Sounds like something out of John le Carre.
PPS. Mystery surrounds a press release purportedly issued by Cllr Llewelyn on Monday morning in which she denounces her former Labour colleagues as a bunch of power-hungry hypocrites
People who have read it say the quality of the prose and the accuracy of the punctuation would seem to indicate that Pearl may have engaged the services of a ghost writer.
In addition, as she doesn't own a computer, it is suspected that the e-mail was transmitted from county hall.
But, according to my tea room moles, Cllr Llewelyn wasn't in county hall on Monday.
Putting two and two together, conspiracy theorists have concluded that authorship of this press release probably rests with someone in the marketing and communications department.
Of course, as council officers are required to be politically neutral, any such involvement by the council's press office would be unlawful, though not unprecedented (see Politically neutral?).
According to my calculations, Cllr Llewelyn's defection will mean the the IPG will gain a seat on the planning committee at Labour's expense.
The council's 10 seats on the National Park committee are presently divided (rounded figures in brackets) IPG 6.33 (6) Labour 2, Plaid 0.83 (1) Lib Dems 0.5 (1) whereas with Cllr Llewelyn's defection to the IPG the figures are now IPG 6.5 (6 or 7), Labour 1.8 (2), Plaid 0.8 (1) and Lib Dem 0.5 (0 or 1).
It will be interesting to see how the IPG and the Lib Dems resolve this dead heat.
One way would be for the Lib Dems to recruit one of the two independent members (I might be tempted by a six-figure transfer fee) otherwise it will have to be pistols at dawn.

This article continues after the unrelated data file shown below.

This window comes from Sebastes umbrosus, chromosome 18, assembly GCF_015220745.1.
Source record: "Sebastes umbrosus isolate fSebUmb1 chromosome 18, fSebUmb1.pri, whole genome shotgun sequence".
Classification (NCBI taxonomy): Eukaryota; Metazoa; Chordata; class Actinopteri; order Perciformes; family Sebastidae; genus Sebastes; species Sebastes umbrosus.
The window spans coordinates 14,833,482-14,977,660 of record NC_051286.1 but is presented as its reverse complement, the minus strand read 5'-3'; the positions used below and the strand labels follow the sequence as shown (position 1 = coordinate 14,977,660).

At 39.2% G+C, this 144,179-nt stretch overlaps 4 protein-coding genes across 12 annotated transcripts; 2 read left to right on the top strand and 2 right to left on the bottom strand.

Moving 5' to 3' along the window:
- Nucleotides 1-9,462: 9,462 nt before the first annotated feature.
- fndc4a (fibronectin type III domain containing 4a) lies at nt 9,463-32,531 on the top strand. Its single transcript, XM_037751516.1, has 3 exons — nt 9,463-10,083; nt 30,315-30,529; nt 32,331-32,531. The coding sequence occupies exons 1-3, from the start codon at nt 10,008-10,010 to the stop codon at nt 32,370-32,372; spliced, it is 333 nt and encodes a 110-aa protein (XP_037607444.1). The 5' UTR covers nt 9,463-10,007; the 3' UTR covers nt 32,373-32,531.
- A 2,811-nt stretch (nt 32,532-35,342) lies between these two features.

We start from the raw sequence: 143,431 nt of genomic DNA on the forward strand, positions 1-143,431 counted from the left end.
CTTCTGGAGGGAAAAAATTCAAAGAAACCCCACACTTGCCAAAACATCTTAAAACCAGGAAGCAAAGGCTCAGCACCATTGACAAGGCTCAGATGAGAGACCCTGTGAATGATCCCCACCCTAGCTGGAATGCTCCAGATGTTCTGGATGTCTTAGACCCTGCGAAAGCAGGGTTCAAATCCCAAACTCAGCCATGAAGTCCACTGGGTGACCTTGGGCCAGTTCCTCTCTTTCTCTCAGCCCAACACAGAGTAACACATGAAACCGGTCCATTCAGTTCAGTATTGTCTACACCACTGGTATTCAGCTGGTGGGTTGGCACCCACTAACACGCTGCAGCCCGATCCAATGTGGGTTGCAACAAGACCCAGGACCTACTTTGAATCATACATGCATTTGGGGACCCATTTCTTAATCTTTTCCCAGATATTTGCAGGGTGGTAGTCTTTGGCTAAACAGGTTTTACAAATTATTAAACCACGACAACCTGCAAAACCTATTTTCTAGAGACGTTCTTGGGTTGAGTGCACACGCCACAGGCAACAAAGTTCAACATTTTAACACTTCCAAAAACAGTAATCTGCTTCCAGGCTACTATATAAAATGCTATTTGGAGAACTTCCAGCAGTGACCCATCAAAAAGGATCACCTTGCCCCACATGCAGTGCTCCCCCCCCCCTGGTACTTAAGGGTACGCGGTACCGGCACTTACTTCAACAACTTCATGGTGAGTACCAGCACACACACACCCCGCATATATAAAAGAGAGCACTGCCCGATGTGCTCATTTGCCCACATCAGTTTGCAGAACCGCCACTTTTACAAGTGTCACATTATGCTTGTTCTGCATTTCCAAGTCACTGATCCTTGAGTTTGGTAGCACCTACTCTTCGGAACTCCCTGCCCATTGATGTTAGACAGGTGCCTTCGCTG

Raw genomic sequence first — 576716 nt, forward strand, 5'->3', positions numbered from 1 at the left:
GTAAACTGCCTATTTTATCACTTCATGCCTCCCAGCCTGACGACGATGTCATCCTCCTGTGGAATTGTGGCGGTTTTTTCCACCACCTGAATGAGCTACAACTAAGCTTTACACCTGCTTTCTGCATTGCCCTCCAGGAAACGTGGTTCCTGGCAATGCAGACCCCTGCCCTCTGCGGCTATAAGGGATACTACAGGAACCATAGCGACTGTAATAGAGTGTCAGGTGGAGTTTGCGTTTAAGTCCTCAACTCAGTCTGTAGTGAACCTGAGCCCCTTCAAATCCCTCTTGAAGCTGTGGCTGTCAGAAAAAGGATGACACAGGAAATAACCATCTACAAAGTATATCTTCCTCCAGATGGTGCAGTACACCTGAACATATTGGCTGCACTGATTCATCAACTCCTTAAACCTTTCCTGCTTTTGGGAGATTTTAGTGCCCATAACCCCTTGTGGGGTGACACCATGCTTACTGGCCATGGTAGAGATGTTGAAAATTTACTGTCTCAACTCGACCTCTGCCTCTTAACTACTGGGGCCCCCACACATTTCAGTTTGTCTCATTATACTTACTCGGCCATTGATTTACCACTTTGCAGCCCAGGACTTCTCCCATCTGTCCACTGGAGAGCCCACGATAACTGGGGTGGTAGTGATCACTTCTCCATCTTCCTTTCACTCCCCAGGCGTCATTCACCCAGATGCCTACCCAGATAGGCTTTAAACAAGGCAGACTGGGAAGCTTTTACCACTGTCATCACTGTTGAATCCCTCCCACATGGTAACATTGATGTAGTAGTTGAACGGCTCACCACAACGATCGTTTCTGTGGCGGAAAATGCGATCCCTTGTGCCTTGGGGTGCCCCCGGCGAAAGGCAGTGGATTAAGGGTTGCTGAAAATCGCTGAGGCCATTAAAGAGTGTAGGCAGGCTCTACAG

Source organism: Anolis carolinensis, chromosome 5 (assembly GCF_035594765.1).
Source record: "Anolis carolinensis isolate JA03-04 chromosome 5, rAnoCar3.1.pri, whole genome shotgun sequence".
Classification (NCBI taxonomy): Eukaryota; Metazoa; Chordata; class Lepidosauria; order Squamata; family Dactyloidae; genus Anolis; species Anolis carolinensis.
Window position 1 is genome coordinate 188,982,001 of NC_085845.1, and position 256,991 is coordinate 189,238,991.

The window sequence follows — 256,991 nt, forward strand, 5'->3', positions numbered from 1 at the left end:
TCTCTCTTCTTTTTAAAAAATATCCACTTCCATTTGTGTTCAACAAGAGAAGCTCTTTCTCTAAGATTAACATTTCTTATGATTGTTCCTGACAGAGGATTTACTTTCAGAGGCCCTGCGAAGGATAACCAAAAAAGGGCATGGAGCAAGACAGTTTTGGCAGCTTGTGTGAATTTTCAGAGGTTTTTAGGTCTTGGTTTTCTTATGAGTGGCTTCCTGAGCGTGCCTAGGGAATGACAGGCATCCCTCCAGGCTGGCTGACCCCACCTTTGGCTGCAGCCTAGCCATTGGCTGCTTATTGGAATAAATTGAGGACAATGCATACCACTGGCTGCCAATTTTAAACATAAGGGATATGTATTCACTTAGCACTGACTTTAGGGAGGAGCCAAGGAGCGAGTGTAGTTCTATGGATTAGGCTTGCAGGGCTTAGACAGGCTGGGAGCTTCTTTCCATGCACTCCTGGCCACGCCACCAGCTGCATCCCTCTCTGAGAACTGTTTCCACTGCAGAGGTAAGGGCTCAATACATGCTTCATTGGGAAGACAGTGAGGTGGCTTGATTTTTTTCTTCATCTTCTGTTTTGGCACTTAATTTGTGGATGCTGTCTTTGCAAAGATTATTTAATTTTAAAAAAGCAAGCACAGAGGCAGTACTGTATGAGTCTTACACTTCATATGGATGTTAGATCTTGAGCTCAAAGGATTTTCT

PPPS. I have just received an email pointing out that I have misspelt Cllr Llewellyn's name throughout the above piece.
I apologise for that, but in my defence I would point out that it is the same spelling as is used in Cllr Llewellyn's press release.
This would seem to indicate either that Cllr Llewellyn can't spell her own name, or the press release was written by someone else.
Brian's big day
On Thursday we will have Cllr Brian Hall's appearance before the standards committee, following the Ombudsman's conclusion that Cllr Hall acted in a manner "likely to bring the office of councillor into disrepute" by mouthing off threats of violence against a BBC journalist while representing the county council at a do in St Davids.
Unfortunately for Cllr Hall his audience included a senior BBC executive and a Tory Welsh Assembly member (see Dragon's Eye) who reported the matter to the journalist who reported the matter to the Ombudsman.
These events took place back in January 2005 and the Ombudsman's report has been with the county council since January this year.
In April, the standards committee met in secret (see Hall of fame) and decided that Cllr Hall had a case to answer, and now, after a series of delays through the summer, the matter is up for determination.
So, by the end of the week, we should know the outcome, though I wouldn't entirely rule out a further postponement with a view to getting through to next May and the completion of his term of office as chairman of the fire authority.